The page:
In an ideal world, Stéphanie Alain would already be in Calgary and part of an experimental treatment she’s hoping will save her life.
Instead, the 31-year-old from Rouyn-Noranda, Que., is stuck at home with her four-year-old son, having to commute to Montreal for cancer treatment that her doctors say isn’t working.
Last year, she was diagnosed with alveolar soft part sarcoma, a rare cancer that has since spread to her lungs.
Alain’s only hope for a recovery lies in the clinical trial in Calgary. The doctors running the trial in Alberta say their funding will cover the cost of her treatment, but RAMQ, Quebec’s health insurance board, won’t cover any of the other expenses — standard procedures like scans and blood tests as well as possible adverse reactions associated with the experimental trial.
“It’s the only treatment in the world that exists that could cure me,” said Alain.
“I know I’ll be able to beat this cancer. But since we’ve had the answer from RAMQ, which refuses to support us, it’ll be more difficult. I’m scared now. I’ve just had my hope taken away from me.”
In the letter submitted to CBC by Alain, the Régie de l’assurance maladie du Québec said after an evaluation, it cannot assume the costs associated with the treatment because it is experimental in nature.
Her oncologist, Dr. Ramy Saleh, the medical director of oncology research at the McGill University Health Centre (MUHC), called Alain to deliver the news.
“I was really disappointed. I was really sad. I was angry,” said Alain. “I didn’t understand what was going on.”
“I’m not going to just let this happen,” she said. “I am going to do everything I can to stay alive because I want to live.”
Alain appealed the decision and right now her doctor, Saleh — one of a handful of sarcoma experts in Canada — says he is just trying to “buy her time.”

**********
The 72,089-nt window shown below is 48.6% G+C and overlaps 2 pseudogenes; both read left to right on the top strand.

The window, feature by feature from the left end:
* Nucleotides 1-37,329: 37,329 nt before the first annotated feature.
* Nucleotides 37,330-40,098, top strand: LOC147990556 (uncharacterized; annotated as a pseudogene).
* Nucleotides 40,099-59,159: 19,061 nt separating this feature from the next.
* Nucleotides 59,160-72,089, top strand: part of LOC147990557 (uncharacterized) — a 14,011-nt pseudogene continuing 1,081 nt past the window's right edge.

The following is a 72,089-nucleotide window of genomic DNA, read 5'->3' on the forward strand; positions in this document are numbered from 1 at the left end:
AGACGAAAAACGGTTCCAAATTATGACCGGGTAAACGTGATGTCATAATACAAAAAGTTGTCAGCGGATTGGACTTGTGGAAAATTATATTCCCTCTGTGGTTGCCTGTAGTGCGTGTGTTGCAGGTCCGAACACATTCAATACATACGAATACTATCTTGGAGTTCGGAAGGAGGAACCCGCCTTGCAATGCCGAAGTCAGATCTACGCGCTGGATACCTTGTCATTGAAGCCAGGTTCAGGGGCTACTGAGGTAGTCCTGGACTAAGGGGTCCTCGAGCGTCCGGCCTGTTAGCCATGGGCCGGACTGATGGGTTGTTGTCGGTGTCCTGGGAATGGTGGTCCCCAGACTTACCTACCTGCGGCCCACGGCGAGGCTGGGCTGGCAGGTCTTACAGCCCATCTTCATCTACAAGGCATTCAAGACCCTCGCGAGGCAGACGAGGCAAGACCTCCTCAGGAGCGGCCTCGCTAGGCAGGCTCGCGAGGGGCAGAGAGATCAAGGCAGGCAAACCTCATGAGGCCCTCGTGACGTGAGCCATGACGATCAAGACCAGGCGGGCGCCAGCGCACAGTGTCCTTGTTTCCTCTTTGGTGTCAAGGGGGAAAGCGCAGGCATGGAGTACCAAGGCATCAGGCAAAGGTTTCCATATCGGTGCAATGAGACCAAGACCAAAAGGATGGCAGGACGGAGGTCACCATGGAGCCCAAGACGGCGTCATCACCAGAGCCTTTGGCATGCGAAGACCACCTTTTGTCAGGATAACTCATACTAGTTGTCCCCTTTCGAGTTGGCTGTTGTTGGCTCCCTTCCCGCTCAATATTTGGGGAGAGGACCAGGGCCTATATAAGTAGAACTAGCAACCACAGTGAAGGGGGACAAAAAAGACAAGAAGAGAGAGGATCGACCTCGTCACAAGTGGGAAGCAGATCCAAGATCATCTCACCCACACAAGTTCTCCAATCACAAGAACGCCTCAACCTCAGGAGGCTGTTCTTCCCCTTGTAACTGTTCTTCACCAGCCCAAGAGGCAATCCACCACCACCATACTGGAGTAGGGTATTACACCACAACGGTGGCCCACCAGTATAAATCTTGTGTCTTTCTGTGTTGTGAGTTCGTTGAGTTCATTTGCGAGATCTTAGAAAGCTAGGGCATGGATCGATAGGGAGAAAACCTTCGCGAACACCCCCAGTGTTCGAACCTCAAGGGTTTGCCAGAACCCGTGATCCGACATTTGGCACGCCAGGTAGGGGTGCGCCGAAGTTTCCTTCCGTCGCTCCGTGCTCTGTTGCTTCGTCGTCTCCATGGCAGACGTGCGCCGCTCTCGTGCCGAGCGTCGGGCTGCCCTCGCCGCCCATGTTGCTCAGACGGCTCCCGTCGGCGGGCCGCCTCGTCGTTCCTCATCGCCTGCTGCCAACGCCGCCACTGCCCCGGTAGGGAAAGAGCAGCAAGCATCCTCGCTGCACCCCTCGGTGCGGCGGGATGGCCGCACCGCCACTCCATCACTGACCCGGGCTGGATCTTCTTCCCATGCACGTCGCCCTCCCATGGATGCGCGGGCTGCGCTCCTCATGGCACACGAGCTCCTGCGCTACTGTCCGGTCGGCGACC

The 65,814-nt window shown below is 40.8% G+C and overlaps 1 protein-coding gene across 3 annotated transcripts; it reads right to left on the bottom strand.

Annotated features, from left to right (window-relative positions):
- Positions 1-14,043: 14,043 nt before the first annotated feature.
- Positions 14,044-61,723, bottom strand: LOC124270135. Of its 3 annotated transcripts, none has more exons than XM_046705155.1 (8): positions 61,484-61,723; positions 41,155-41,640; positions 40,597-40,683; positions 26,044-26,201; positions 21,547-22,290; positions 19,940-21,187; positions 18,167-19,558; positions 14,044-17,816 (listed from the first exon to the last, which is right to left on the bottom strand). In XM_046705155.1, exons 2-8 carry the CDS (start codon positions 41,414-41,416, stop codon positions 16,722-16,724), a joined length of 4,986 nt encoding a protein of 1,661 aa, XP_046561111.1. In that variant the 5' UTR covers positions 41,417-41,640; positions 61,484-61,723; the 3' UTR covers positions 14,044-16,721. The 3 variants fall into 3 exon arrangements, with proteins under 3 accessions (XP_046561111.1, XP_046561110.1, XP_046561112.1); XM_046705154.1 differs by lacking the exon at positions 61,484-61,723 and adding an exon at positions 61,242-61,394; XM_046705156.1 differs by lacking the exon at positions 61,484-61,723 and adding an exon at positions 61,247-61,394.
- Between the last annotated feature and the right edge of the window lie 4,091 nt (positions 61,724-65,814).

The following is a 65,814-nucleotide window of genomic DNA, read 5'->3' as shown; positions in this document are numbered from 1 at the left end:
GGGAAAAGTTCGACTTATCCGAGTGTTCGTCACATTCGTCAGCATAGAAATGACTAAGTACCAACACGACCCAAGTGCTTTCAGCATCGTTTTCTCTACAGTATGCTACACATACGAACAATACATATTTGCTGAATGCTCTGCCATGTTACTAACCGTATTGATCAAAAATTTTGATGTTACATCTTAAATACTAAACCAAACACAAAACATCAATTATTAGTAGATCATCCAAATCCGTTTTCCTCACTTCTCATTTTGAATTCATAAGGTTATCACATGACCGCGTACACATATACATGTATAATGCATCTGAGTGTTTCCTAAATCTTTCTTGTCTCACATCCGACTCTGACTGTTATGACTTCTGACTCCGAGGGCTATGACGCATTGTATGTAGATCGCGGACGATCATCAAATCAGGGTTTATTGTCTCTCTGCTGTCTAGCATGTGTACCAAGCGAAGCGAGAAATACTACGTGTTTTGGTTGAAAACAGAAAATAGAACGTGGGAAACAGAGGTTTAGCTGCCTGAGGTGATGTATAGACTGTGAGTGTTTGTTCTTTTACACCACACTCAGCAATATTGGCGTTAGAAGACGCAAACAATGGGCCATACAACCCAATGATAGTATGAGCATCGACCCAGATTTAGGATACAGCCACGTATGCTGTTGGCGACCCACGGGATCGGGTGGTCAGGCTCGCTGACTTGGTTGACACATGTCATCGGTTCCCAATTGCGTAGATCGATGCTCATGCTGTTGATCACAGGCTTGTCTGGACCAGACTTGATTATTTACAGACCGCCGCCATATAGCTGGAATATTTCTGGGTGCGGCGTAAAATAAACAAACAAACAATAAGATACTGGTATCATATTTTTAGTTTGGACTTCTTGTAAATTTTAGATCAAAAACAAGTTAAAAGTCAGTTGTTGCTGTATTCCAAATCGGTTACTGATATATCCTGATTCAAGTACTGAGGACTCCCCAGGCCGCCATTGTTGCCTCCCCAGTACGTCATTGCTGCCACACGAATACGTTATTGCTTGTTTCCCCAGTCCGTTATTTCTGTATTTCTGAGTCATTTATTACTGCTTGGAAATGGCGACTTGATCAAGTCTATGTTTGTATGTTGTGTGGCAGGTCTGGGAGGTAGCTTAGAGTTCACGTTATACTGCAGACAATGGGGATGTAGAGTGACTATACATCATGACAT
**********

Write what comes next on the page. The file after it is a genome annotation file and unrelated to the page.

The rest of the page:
‘Stuck in a technicality’
Her oncologist says the trial, approved by Health Canada and run by the Foothills Medical Centre in Calgary, is Alain’s best chance.
The trial has no control group receiving a placebo. Every participant gets the treatment, which consists of taking a patient’s white blood cells and re-engineering them to fight the cancer before returning them to a patient’s body, Saleh explained.
“Unfortunately there’s no other treatment available for her,” said Saleh.
“She’s already on a treatment at the McGill University Health Centre but she’s failing that treatment as we speak.”
Although Alain’s involvement in the experimental trial would cost about $75,000, that bill would be entirely covered by the research team in Calgary, says Saleh.
What they are asking RAMQ to cover is everything else, otherwise known as the standard of care — a cost he says Calgary will not foot because Alain is not a resident of Alberta.
With the RAMQ balking, Saleh says they’re stuck because Alain is not allowed to pay for the care out of pocket.
“Our health-care system is universal, right? So wherever you are in the country, you should be covered for the standard. I would understand if they refuse to cover the experimental part, given that it’s experimental, but this is not what we’re asking,” said Saleh.
“We’re only asking that if she was here or she was anywhere in Canada and she needed some standard therapies or treatments that they cover only that section.”
He says that if the treatment was offered in Quebec or if there was a clinical trial going on in the province, RAMQ would cover the costs and Alain would already be in the trial.
“She’s actually stuck in a technicality,” said Saleh.
“It’s been a painstaking five months. We’ve been dealing with paperwork back and forth with Calgary, Quebec, as well as Health Canada. It’s been around five months and she could have participated around four weeks ago.”
Quebec AM9:07Quebec’s health insurance board refuses to pay for costs related to an experimental cancer treatment in Calgary
Limited options for people with rare cancers: Uncharted territory for RAMQ
Health Minister Christian Dubé’s office declined an interview on this topic and referred CBC to RAMQ, which also declined, saying it does not comment on individual cases.
In an emailed statement, the Canadian Cancer Society told CBC that there are often limited treatment options available for people with rare cancers — something which frequently places an “extra burden on the individual after a diagnosis.”
“They may face financial burdens due to the cost of their treatment,” read the statement. “In some instances, treatment costs may not be covered by the publicly funded system.”
Saleh says this is uncharted territory for RAMQ and likely the first time it is dealing with this kind of case. If the decision is re versed, he is hopeful Alain’s case could help other patients, despite her form of cancer being among the rarest types of sarcoma.
“This will not only benefit her,” said Saleh.
“We’re all doing our best to support her. We’re trying to find other alternatives, but so far I don’t see the light at the end of the tunnel.”
“This is why I’m advocating for her.”